How Driverless Cars Could Affect Suburban Land Use

Successful driverless cars might lead to "mini mass transit," a distinct mode from public transit and the private automobile. The consequences for land use could reshape suburbia.
March 8, 2015, 5am PDT | Philip Rojc | @PhilipRojc
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David Edmondson speculates on the effects of widespread driverless cars. He envisions a system of personal rapid transit by way of app-driven car sharing. "Open up an app on a phone, order a car, and a vehicle (possibly with others in it going to roughly where you're going) will drive by, pick you up, and drop you off near your destination. Along the way it'll pick up other people going in roughly the same direction as you, bolstering capacity of the personal car to a grand total of five. Five trips, one car. As one Twitter follower called it, it becomes mini-mass transit, but at the beck and call of an app and as flexible as it needs to be."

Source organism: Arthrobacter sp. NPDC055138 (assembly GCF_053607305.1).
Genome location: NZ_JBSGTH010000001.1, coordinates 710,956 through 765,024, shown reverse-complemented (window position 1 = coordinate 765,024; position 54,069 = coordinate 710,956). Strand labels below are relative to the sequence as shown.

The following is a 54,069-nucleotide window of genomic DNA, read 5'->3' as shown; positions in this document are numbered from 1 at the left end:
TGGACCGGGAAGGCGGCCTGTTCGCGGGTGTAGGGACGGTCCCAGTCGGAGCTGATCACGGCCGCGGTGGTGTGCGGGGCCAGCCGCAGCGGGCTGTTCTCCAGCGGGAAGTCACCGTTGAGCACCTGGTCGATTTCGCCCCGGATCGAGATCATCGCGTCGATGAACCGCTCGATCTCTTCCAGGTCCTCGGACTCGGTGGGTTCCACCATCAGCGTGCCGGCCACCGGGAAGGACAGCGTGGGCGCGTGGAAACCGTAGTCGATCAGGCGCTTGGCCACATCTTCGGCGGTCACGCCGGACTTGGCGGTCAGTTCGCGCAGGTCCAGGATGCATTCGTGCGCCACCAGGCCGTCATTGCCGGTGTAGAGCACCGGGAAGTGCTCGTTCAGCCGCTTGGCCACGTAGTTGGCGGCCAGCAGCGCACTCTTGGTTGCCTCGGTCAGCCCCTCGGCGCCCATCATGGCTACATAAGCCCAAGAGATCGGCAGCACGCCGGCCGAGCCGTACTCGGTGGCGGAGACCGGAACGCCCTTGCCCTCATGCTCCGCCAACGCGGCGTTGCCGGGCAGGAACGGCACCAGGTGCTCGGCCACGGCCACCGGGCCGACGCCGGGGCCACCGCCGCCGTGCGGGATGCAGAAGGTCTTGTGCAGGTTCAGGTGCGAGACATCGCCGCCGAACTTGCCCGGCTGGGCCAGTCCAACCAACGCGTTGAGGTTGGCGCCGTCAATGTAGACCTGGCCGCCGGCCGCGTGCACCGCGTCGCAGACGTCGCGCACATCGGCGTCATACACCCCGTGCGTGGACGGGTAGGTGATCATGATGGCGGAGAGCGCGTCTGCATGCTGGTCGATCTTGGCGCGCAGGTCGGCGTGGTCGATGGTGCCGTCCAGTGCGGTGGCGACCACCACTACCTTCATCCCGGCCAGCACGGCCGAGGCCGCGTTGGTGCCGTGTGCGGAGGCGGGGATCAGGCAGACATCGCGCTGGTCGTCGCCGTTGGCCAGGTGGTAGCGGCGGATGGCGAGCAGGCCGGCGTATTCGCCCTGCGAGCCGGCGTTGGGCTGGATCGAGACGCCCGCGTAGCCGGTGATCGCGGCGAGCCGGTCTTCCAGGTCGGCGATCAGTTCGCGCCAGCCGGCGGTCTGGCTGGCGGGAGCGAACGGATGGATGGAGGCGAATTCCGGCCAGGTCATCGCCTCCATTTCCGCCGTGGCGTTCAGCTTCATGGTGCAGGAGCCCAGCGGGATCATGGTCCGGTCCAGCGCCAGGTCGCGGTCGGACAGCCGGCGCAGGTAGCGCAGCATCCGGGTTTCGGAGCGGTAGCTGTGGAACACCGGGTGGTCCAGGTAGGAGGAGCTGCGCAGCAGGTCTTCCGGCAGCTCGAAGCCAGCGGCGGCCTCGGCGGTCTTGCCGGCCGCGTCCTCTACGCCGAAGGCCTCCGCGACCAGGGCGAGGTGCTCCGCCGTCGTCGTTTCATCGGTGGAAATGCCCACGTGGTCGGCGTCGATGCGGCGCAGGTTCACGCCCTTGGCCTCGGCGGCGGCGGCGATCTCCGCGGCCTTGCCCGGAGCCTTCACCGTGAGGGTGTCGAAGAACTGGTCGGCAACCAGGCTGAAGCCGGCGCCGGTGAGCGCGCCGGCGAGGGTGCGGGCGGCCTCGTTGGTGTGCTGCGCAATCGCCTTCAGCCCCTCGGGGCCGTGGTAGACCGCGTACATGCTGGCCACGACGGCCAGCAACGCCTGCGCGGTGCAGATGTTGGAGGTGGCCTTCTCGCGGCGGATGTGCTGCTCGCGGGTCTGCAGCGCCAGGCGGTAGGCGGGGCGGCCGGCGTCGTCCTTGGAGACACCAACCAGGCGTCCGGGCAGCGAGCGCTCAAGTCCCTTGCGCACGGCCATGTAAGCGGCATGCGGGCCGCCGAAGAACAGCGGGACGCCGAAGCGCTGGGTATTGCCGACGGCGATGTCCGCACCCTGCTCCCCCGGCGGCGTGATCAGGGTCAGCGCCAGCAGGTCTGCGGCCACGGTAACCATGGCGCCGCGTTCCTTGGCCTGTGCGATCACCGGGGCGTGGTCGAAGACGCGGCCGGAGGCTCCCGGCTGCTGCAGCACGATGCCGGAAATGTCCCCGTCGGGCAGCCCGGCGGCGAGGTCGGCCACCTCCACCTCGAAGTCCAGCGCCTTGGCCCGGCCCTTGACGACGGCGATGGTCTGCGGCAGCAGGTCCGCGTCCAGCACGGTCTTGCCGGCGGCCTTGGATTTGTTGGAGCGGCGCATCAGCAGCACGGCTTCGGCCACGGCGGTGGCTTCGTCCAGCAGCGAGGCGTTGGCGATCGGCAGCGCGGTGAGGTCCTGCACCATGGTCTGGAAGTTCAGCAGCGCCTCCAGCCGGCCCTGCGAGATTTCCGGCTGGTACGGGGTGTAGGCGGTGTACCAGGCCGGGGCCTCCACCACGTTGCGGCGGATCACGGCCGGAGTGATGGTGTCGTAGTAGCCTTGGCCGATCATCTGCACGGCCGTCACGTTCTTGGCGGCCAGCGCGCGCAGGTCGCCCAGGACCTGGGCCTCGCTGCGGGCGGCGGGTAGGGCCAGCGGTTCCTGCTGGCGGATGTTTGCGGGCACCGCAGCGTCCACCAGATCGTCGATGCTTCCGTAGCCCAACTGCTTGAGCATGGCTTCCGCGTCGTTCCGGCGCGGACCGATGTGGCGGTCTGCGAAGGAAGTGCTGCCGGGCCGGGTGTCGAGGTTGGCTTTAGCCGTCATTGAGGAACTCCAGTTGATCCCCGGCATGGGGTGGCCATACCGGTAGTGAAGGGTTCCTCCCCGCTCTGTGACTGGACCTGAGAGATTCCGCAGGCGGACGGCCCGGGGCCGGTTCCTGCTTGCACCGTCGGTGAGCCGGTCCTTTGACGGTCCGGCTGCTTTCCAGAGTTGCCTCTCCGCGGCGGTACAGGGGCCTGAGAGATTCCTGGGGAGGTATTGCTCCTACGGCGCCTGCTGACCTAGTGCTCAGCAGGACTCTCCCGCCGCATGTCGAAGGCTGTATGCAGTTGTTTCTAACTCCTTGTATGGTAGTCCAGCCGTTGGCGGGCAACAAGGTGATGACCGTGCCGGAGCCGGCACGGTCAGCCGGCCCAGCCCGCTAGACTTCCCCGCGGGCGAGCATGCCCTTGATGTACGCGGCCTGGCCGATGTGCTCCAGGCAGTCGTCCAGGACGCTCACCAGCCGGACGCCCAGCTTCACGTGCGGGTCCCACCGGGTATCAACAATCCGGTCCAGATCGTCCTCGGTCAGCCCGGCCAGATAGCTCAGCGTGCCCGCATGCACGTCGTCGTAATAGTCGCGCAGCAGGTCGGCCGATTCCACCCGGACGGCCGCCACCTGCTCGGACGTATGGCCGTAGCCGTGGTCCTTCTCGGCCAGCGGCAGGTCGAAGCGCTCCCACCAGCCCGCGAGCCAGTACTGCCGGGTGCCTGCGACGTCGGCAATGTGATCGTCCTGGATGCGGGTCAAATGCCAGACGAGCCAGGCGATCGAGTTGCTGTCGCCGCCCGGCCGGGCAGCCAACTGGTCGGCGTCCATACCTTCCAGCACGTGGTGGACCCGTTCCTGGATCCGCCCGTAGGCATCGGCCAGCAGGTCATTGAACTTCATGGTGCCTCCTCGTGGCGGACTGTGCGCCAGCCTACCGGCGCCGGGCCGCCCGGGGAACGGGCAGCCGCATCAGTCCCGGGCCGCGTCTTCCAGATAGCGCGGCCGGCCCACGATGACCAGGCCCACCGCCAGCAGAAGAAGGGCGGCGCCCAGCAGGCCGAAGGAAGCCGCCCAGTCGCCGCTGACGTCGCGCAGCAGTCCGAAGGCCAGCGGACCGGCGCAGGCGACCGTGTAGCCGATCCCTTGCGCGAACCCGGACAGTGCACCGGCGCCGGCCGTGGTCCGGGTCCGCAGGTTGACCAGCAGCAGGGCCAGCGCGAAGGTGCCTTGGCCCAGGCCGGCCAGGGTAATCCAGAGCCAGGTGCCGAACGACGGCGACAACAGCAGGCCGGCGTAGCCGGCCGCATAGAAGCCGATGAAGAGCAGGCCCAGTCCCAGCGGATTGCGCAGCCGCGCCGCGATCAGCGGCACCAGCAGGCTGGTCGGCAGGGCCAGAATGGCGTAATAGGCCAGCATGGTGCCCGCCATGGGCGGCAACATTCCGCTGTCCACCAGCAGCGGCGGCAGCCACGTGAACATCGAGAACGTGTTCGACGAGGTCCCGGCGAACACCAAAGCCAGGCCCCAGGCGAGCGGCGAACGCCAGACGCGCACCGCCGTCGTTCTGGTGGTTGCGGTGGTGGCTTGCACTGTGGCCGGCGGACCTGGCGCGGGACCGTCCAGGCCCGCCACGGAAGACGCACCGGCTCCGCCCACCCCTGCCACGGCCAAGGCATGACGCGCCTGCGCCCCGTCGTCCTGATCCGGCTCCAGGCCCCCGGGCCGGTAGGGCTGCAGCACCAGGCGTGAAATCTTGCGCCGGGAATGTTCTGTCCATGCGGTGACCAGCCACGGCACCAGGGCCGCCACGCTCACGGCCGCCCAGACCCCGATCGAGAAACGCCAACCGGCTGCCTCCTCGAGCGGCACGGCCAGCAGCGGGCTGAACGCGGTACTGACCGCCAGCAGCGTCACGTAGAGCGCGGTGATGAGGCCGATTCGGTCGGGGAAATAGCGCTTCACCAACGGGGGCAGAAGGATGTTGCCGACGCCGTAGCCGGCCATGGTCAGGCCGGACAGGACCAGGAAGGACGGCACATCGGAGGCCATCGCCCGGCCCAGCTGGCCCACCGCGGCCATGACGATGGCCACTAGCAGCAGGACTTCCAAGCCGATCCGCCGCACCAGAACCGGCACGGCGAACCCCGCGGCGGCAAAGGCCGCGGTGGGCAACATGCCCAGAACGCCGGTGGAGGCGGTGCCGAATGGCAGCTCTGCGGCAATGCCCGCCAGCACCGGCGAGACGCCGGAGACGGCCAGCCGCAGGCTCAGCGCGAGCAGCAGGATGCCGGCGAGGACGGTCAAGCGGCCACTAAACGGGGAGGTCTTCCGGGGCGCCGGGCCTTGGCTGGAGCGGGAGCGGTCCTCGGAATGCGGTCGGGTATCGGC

Significant changes to suburban transportation planning would follow. "Unlike streetcars, the whole street is a possible stop. Rather than a series of one-dimensional stops surrounded by a station area, there is a two-dimensional transportation corridor surrounded by a transportation area."

The article considers potential effects on land use, road design, and suburban density. In time, driverless car transit might shift the definition of "suburban." Edmondson writes, "With no parking lots, no wide roads, a street grid, and shops and homes clustered up against the sidewalk, [suburbia] sounds more like a town center. That's because this transportation cloud functions much more like the streetcars of the old days than personal cars of today."

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Published on Monday, February 16, 2015 in The Greater Marin
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